In closing, Mosby highlighted her family's extensive background in law enforcement, including her parents, who were both police officers, and said that the charges should not be viewed as an indictment of the entire Baltimore City Police Department.

She also said that she had heard protesters calls for justice in the wake of Gray's death in police custody and had a message for them. Large demonstrations and marches are planned today and this weekend.

"Your peace is sincerely needed," Mosby said. "I can bring justice for the man."

Mosby said that her office's probe into the Gray case had begun April 13, the day after he was injured, and that her team had "worked around the clock, 12- and 14-hour days" in completing their own investigation. Her office's probe was in addition to the initial police investigation that was turned over to her office yesterday.

At a scheduled 1 p.m. press conference following Mosby's announcement Friday afternoon, Mayor Stephanie Rawlings-Blake said she was "sickened and heartbroken" by the charges brought forth against the six police officers. She also said five of six officers who are being charged are already in police custody.

When asked by a reporter about Fraternal Order of Police letter asking for a special prosecutor to handle the Gray case, Mosby said: "The people of Baltimore City elected me and there is no accountability with a special prosecutor."

Rep. Elijah Cummings, in a statement, said he was "pleased" that Mosby had moved "judiciously and swiftly to seek justice for the Gray family."

"While investigations are ongoing, we must start working now to secure the safety of our children's futures," added Cummings, who has been a visible presence at protests in West Baltimore. "This is a transformative moment for the City of Baltimore and I will continue to urge my neighbors to remain peaceful while continuing to seek justice for Freddie Gray."

The full video of Mosby's press conference can be found here.

The following information is courtesy of the Baltimore City State's Attorney's Office and includes the respective maximum penalties, if found guilty, in parenthesis. All officers are innocent until proven guilty.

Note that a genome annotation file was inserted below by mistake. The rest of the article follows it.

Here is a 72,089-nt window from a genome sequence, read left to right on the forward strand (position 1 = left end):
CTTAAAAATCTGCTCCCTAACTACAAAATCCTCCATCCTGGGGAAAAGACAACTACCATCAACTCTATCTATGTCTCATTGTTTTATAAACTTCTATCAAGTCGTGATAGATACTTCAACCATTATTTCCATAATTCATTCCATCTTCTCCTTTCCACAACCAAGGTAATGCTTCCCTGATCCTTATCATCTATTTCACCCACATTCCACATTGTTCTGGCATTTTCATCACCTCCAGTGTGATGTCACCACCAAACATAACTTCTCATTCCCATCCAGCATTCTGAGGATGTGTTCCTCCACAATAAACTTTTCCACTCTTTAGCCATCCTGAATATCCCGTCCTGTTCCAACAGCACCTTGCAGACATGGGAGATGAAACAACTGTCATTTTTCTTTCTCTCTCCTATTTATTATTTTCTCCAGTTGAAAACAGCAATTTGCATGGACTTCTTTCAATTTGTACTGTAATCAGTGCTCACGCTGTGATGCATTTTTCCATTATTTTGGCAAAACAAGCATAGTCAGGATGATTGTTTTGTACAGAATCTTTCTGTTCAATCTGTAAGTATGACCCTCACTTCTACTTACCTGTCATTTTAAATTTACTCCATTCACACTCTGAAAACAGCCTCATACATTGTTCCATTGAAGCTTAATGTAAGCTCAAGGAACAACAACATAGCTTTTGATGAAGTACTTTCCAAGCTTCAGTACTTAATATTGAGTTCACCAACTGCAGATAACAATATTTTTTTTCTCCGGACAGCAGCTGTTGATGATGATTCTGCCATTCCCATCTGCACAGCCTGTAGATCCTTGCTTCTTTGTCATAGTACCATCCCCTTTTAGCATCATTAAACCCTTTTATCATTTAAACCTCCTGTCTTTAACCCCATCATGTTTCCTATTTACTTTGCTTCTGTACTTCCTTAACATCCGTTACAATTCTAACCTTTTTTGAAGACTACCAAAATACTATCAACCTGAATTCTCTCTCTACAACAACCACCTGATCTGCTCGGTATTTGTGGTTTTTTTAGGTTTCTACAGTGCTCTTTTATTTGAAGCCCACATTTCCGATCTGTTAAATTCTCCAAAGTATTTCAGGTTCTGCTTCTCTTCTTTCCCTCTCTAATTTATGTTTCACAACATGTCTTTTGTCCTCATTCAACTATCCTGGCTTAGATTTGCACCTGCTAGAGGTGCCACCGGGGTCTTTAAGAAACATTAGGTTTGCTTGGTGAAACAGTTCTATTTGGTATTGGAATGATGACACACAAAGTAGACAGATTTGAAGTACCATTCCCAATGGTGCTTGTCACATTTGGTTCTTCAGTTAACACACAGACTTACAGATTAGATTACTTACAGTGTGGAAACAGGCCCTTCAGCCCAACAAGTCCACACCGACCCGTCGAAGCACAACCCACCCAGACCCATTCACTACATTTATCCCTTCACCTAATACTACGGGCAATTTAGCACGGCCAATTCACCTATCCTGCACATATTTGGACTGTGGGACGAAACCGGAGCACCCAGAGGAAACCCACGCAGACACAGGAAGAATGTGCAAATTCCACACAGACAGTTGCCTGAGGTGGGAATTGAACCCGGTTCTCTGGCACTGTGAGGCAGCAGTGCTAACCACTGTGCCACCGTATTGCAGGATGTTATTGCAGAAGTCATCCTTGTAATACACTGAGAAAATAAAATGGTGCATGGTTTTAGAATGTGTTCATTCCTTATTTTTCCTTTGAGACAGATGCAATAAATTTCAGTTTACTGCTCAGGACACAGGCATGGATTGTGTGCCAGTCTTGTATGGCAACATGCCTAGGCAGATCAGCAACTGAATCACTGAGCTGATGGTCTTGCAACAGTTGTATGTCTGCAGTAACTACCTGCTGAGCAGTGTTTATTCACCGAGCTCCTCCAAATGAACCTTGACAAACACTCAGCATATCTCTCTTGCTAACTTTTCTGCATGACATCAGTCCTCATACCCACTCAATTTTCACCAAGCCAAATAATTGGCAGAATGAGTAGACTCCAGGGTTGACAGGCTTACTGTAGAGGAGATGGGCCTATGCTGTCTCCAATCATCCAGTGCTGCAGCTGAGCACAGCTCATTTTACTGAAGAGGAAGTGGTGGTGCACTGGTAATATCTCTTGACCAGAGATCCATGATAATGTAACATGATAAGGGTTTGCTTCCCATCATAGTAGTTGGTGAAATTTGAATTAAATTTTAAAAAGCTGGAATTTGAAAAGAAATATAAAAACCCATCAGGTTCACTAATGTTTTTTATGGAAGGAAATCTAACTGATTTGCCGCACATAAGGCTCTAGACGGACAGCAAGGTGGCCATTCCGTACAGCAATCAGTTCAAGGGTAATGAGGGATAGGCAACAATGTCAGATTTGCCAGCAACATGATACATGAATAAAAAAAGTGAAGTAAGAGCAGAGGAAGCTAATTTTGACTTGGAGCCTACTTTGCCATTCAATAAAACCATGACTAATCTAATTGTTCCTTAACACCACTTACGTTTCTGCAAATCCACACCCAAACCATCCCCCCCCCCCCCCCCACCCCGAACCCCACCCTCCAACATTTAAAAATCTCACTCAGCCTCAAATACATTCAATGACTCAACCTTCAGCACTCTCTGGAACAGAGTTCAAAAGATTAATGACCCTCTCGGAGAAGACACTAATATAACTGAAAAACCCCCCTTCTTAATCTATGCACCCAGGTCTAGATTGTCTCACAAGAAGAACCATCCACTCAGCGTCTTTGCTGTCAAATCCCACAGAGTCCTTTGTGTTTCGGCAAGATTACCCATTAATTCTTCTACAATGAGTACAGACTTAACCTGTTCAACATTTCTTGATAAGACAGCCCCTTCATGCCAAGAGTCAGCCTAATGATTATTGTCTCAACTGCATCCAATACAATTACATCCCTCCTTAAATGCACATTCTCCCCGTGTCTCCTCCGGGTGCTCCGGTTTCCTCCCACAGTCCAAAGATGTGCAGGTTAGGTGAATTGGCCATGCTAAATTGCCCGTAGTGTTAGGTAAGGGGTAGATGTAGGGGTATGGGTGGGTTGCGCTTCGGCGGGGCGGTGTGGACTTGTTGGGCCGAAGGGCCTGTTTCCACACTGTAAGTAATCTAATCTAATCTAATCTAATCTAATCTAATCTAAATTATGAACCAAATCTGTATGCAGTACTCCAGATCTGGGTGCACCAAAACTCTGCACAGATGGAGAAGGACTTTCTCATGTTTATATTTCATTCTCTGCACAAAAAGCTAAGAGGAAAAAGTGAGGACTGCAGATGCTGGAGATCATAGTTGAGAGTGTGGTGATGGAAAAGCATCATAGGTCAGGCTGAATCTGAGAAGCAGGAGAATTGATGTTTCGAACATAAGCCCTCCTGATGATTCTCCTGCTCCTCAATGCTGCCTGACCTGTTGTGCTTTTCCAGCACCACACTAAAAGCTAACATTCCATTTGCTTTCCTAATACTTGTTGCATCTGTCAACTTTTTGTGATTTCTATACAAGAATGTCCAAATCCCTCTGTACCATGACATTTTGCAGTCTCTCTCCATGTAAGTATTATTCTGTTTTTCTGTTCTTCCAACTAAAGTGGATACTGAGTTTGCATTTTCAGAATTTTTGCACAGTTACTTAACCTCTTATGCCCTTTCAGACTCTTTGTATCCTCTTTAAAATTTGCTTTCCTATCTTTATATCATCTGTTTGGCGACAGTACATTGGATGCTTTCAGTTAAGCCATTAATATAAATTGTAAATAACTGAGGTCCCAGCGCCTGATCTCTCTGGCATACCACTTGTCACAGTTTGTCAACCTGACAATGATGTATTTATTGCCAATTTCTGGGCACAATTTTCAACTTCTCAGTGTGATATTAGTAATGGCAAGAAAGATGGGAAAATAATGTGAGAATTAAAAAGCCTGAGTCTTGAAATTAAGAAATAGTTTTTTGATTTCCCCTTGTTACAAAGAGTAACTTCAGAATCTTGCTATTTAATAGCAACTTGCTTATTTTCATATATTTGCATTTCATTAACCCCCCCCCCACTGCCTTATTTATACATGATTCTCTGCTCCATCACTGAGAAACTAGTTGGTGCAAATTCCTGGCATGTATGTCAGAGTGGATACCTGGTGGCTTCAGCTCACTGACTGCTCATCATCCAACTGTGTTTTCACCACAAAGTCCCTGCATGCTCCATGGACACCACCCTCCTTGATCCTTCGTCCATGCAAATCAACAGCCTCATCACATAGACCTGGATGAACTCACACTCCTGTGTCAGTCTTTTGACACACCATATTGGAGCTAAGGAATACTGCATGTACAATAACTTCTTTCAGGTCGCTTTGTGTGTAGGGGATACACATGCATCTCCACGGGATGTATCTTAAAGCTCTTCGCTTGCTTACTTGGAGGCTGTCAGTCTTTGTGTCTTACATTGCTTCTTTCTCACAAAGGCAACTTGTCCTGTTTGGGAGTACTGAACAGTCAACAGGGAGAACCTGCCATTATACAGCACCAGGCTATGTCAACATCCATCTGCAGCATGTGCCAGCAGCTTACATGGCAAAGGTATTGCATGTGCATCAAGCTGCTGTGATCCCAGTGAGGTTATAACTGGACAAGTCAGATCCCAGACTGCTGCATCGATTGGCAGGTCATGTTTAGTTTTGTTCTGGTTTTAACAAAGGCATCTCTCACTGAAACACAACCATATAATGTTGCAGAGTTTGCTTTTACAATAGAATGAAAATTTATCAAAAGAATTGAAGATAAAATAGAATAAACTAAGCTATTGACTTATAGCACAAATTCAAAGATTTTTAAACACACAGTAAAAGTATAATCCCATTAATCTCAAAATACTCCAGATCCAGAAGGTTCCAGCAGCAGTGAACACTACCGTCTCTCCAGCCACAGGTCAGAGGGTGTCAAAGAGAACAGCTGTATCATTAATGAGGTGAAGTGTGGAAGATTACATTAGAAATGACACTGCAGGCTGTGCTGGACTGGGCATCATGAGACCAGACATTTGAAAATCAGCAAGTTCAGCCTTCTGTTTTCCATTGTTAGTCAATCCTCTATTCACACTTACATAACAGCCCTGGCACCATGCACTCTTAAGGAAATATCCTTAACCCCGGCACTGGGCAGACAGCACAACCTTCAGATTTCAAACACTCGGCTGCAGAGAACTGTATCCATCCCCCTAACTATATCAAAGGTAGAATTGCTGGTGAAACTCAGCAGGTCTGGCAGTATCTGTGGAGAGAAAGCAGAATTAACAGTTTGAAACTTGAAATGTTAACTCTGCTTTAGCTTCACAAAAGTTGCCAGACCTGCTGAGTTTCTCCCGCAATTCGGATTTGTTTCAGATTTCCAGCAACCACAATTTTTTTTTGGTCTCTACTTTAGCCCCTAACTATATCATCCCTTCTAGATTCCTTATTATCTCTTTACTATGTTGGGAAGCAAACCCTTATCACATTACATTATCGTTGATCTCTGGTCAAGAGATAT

Officer Caesar R. Goodson was charged with

  • 1)Second-degree depraved heart murder (30 yrs.)
  • 2)Manslaughter-involuntary (10 yrs.)
  • 3)Assault-second degree (10 yrs.)
  • 4)Manslaughter by vehicle-gross negligence (10 yrs.)
  • 5)Manslaughter-criminal negligence (3 yrs.)
  • 6)Misconduct in office (*8th Amendment)

Officer William G. Porter

  • 1)Manslaughter-involuntary (10 yrs.)
  • 2)Assault-second degree (10 yrs.)
  • 3)Misconduct in office (*8th Amendment)

Lt. Brian W. Rice

  • 1)Manslaughter-involuntary (10 yrs.)
  • 2)Assault-second degree (10 yrs.)
  • 3)Assault-second degree (10 yrs.)
  • 4)Misconduct in office (*8th Amendment)
  • 5)Misconduct in office (*8th Amendment)
  • 6)False imprisonment (*8th Amendment)

Officer Edward M. Nero

  • 1)Assault-second degree (10 yrs.)
  • 2)Assault-second degree (10 yrs.)
  • 3)Misconduct in office (*8th Amendment)
  • 4)Misconduct in office (*8th Amendment)
  • 5)False imprisonment (*8th Amendment)

Officer Garret E. Miller

  • 1)Assault-second degree (10 yrs.)
  • 2)Assault-second degree (10 yrs.)
  • 3)Misconduct in office (*8th Amendment)
  • 4)Misconduct in office (*8th Amendment)
  • 5)False imprisonment (*8th Amendment)

Sgt. Alicia D. White

  • 1)Manslaughter-involuntary (10 yrs.)
  • 2)Assault-second degree (10 yrs.)
  • 3)Misconduct in office (*8th Amendment)

*Any sentence that does not constitute cruel and unusual punishment

*This story will be updated




Meet The Author
Ron Cassie is a senior editor for Baltimore, where he covers the environment, education, medicine, politics, and city life